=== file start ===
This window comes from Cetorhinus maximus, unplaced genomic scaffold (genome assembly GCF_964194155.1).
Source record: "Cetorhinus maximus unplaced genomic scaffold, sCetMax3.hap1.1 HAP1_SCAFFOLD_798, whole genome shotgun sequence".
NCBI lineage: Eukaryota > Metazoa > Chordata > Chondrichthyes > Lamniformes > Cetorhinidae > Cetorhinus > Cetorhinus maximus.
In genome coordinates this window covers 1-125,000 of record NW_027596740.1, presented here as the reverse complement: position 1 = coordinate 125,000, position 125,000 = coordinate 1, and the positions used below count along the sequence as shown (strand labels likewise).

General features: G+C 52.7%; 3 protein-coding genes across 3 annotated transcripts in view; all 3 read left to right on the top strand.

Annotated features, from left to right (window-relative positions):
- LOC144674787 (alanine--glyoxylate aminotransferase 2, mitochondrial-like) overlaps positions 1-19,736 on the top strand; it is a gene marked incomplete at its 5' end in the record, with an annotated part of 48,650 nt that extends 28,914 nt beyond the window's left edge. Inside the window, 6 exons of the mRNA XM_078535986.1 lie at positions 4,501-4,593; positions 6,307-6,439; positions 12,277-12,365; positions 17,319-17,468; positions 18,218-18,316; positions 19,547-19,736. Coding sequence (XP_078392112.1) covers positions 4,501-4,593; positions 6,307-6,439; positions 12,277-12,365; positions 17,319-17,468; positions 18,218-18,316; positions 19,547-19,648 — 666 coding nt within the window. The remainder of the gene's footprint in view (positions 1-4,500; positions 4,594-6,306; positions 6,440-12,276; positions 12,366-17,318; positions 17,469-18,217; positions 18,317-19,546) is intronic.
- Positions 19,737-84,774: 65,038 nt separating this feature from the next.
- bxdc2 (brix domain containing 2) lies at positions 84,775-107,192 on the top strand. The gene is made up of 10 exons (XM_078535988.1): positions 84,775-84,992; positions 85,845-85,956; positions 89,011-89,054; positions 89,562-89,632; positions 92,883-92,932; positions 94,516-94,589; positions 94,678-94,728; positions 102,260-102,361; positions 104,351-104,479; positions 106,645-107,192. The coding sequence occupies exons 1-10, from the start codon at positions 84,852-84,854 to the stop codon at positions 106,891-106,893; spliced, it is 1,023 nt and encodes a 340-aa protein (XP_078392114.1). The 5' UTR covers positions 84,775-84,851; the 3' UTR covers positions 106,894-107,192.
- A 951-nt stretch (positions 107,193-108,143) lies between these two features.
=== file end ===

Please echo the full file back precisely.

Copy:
This window comes from Cetorhinus maximus, unplaced genomic scaffold (genome assembly GCF_964194155.1).
Source record: "Cetorhinus maximus unplaced genomic scaffold, sCetMax3.hap1.1 HAP1_SCAFFOLD_798, whole genome shotgun sequence".
NCBI lineage: Eukaryota > Metazoa > Chordata > Chondrichthyes > Lamniformes > Cetorhinidae > Cetorhinus > Cetorhinus maximus.
In genome coordinates this window covers 1-125,000 of record NW_027596740.1, presented here as the reverse complement: position 1 = coordinate 125,000, position 125,000 = coordinate 1, and the positions used below count along the sequence as shown (strand labels likewise).

General features: G+C 52.7%; 3 protein-coding genes across 3 annotated transcripts in view; all 3 read left to right on the top strand.

Annotated features, from left to right (window-relative positions):
- LOC144674787 (alanine--glyoxylate aminotransferase 2, mitochondrial-like) overlaps positions 1-19,736 on the top strand; it is a gene marked incomplete at its 5' end in the record, with an annotated part of 48,650 nt that extends 28,914 nt beyond the window's left edge. Inside the window, 6 exons of the mRNA XM_078535986.1 lie at positions 4,501-4,593; positions 6,307-6,439; positions 12,277-12,365; positions 17,319-17,468; positions 18,218-18,316; positions 19,547-19,736. Coding sequence (XP_078392112.1) covers positions 4,501-4,593; positions 6,307-6,439; positions 12,277-12,365; positions 17,319-17,468; positions 18,218-18,316; positions 19,547-19,648 — 666 coding nt within the window. The remainder of the gene's footprint in view (positions 1-4,500; positions 4,594-6,306; positions 6,440-12,276; positions 12,366-17,318; positions 17,469-18,217; positions 18,317-19,546) is intronic.
- Positions 19,737-84,774: 65,038 nt separating this feature from the next.
- bxdc2 (brix domain containing 2) lies at positions 84,775-107,192 on the top strand. The gene is made up of 10 exons (XM_078535988.1): positions 84,775-84,992; positions 85,845-85,956; positions 89,011-89,054; positions 89,562-89,632; positions 92,883-92,932; positions 94,516-94,589; positions 94,678-94,728; positions 102,260-102,361; positions 104,351-104,479; positions 106,645-107,192. The coding sequence occupies exons 1-10, from the start codon at positions 84,852-84,854 to the stop codon at positions 106,891-106,893; spliced, it is 1,023 nt and encodes a 340-aa protein (XP_078392114.1). The 5' UTR covers positions 84,775-84,851; the 3' UTR covers positions 106,894-107,192.
- A 951-nt stretch (positions 107,193-108,143) lies between these two features.